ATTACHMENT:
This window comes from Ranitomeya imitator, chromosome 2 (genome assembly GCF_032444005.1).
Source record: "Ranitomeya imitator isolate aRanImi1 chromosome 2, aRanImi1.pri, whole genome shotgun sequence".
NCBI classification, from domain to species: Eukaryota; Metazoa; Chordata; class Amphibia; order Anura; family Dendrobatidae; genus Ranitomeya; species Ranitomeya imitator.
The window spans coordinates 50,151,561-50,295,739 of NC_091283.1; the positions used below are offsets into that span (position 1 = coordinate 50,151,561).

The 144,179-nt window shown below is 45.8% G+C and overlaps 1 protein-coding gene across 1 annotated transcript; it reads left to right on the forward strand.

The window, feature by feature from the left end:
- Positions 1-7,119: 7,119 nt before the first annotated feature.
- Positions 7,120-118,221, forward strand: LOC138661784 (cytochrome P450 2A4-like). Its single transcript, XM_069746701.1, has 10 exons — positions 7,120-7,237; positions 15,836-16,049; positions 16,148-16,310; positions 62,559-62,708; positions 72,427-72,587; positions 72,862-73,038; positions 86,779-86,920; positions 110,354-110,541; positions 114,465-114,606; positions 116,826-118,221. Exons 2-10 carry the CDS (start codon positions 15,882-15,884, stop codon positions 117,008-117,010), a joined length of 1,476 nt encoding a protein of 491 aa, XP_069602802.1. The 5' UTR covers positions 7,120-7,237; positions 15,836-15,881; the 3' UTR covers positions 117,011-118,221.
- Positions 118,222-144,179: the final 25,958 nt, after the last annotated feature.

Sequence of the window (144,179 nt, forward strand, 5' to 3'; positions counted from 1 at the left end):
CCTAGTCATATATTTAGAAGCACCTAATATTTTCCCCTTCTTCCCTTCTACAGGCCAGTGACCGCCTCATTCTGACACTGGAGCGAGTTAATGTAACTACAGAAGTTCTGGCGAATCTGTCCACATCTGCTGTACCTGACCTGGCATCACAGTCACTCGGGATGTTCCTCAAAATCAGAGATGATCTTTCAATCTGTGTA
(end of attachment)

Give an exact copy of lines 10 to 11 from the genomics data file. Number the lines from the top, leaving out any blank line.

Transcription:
Sequence of the window (144,179 nt, forward strand, 5' to 3'; positions counted from 1 at the left end):
CCTAGTCATATATTTAGAAGCACCTAATATTTTCCCCTTCTTCCCTTCTACAGGCCAGTGACCGCCTCATTCTGACACTGGAGCGAGTTAATGTAACTACAGAAGTTCTGGCGAATCTGTCCACATCTGCTGTACCTGACCTGGCATCACAGTCACTCGGGATGTTCCTCAAAATCAGAGATGATCTTTCAATCTGTGTA